In February 1993, Peter Watkins’s mother walked from Zandvoort beach into the North Sea to her death.
The Unforgetting is the artist’s long-term exploration of trauma, loss, and shared familial memory, all woven into a series of works that have been created over a number of years, and now for the first time come together in the form of a book.
At its core, the project explores the tragic loss of his mother to suicide following an intense period of mental instability and institutionalization.
The personal charge with which these images are made remains disguised, however, encouraging a dialogue between the universal and the highly personal – a photograph of cans of Super-8 withhold the images they contain; ceremonial glasses appear transparent and emptied of liquid; and the reoccurring motif of suspension and weightlessness comes to counteract the anchored and definitive quality of the still life works.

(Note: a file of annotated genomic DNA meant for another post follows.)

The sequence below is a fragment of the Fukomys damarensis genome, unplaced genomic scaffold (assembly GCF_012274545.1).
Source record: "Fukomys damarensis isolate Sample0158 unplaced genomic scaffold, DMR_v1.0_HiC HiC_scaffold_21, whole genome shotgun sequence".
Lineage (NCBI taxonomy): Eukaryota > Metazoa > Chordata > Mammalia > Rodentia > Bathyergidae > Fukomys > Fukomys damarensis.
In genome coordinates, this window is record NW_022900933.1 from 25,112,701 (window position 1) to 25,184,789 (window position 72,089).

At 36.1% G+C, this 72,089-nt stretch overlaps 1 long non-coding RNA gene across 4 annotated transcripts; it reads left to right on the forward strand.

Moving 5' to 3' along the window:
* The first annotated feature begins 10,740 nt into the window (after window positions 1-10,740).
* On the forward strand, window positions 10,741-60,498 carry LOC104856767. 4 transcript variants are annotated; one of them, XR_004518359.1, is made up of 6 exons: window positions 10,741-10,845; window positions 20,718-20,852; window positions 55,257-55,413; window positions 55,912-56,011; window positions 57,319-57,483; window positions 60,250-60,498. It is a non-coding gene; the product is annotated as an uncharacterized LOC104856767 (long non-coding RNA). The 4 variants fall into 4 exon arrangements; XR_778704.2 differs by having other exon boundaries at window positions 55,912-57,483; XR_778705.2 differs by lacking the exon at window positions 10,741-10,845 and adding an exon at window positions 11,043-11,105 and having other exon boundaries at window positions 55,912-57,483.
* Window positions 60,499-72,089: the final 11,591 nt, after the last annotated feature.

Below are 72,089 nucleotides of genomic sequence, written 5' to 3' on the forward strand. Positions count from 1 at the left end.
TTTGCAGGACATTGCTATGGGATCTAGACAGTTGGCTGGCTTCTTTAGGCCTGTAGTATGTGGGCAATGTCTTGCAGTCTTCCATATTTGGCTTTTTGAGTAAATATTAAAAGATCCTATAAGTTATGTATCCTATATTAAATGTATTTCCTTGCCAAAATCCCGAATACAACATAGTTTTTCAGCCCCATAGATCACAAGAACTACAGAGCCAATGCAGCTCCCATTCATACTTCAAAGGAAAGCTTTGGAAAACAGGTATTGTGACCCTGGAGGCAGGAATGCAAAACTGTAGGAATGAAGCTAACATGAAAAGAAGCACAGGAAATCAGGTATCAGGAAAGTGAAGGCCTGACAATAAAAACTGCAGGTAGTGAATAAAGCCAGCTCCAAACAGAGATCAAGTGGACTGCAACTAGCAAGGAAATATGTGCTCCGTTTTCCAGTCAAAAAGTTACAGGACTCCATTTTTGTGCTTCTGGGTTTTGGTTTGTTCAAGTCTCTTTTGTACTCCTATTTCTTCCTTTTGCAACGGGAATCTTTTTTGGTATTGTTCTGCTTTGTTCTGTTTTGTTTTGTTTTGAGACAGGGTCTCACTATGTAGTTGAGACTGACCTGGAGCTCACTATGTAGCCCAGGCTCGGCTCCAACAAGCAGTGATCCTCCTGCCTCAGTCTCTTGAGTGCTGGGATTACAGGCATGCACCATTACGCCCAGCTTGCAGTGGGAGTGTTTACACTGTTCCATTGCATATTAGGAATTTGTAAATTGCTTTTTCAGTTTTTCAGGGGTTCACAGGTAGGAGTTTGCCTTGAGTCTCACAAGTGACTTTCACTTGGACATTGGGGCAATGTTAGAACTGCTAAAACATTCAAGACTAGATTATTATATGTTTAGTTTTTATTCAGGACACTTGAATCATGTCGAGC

These object assemblages have a totemic and monumental appearance. Isolated from a greater whole, their reimagining through the representational capacity of photography moves them into the realm of the associative, the artefact, and positions them as fragments of evidence.
Wood is present throughout and points to the Germanic, the folkloric, of growth and of time itself, both passing and splitting.
These works are universal in their stoic unwillingness to disclose their deeply personal roots; but woven beneath their surfaces are the stories and narratives that come to constitute the biography of the departed.
This series finds its core, therefore, in the interplay between presences and absences – the absence of the mother, and the traces of her life explored in states of Unforgetting.